* How much money has UC and its individual campuses paid to Kroll for security services? Were these contracts issued as sole source contracts or was there open bidding? Were Kroll’s services confined to protecting, for example, the privacy and integrity of data systems and faculty and staff conducting animal research or did they extended to what Kroll’s website calls “organizational threats” arising from “the dynamic and sometimes conflicting needs of the entire campus population?” (This could be a description of the student protests that you rightly regard as “central to our history” as a university.)
* What led to the issuance of false and misleading statements by University of California officials (Chancellors and their assistants, spokespeople, and police chiefs) in the aftermath of police violence at Berkeley and Davis? Did you encourage these efforts at spin control? (Dishonest statements seriously damage the university as an institution devoted to truth and protect only the individuals whose decisions are in question.)
The broader issue is how protest can be part of what you characterized as “our university’s DNA” when the right to protest is not formally recognized within the university’s own codes of student and faculty conduct. It could be and should be. The CSU student code states explicitly that “[n]othing in this Code may conflict with Education Code Section 66301 that prohibits disciplinary action against students based on behavior protected by the first amendment.” If such language were included in the UC code of conduct, students would have a clear first amendment defense against disciplinary action arising from peaceful political protest-and there would be strong grounds for questioning the legality of a police order to disperse a peaceful protest from a public site on a public university campus. The explicit incorporation of constitutional limits on UC’s power to break up demonstrations that threaten its march toward privatization would go a long way toward recovering UC as a public, rather than a private, space. We urge you to see that the UC codes of conduct are amended to parallel those in place at CSU.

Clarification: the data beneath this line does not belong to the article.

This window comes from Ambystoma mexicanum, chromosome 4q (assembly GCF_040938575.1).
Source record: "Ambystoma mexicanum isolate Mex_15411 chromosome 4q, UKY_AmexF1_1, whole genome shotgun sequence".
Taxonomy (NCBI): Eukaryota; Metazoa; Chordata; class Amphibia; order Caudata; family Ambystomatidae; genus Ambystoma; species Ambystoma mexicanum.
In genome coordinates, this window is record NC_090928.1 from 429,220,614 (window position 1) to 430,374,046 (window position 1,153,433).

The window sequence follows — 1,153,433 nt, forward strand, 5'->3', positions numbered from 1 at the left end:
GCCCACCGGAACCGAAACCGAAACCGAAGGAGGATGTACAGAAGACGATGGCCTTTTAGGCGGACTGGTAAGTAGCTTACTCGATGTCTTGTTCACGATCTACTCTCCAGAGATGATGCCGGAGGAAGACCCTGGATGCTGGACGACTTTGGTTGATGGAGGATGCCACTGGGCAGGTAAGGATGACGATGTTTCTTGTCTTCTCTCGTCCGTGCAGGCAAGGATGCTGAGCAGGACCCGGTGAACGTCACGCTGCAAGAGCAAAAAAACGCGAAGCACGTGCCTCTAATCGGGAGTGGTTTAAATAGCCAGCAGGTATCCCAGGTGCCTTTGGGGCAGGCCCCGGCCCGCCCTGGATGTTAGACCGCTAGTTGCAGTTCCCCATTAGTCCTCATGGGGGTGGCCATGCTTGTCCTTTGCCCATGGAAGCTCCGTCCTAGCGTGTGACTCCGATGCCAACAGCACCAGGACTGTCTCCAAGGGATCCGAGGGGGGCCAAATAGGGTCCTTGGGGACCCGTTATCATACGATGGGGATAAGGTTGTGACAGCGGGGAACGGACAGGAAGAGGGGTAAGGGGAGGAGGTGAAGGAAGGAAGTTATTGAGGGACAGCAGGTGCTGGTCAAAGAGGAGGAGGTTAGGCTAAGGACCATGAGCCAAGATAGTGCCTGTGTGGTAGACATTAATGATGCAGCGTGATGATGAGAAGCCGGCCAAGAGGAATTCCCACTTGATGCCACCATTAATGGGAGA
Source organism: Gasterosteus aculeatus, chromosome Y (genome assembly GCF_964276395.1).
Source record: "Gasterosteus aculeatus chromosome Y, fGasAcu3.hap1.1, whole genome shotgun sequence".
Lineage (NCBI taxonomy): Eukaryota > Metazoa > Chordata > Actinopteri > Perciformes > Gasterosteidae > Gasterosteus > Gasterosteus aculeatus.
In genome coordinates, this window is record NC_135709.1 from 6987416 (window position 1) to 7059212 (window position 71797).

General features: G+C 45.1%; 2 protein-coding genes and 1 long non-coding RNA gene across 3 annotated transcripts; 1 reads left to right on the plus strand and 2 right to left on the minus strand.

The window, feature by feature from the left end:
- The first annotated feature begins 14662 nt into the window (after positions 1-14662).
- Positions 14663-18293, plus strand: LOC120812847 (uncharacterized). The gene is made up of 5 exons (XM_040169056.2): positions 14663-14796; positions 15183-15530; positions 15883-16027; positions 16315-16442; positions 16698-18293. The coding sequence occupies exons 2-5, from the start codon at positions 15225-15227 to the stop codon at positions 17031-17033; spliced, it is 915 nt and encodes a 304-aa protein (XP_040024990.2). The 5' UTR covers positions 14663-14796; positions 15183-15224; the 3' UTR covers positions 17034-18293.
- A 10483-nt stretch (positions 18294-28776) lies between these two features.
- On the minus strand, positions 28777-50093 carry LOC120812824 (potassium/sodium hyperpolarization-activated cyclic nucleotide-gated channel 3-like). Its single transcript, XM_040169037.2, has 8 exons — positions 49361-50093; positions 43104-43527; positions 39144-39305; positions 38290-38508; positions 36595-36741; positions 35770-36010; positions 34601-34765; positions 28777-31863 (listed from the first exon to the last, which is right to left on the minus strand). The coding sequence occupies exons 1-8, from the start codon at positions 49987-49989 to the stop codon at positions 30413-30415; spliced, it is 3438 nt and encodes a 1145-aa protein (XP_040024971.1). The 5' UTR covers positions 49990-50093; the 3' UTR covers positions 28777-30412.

Events at Davis and the other campuses have shown the University of California in a negative light, and we agree strongly with the need for an independent investigation. We believe, however, that your appointment of Kroll to investigate the university’s response to last week’s protest could itself become a basis for new protests, and that you should ask Speaker Perez (or someone unaffiliated with the University) to appoint a genuinely independent committee with representatives from student, faculty, staff and civil liberties groups. Such a committee should be given a specific charge to investigate and report on all of the questions set forth above.
President, Council of UC Faculty Associations
Professor History of Consciousness and Political and Social Thought, UC Santa Cruz
The Davis Faculty Association is the Davis chapter of the Council of UC Faculty Associations, which has published (cucfa.org) the following:
The Council of UC Faculty Associations Condemns Police Violence Against Non-Violent Protesters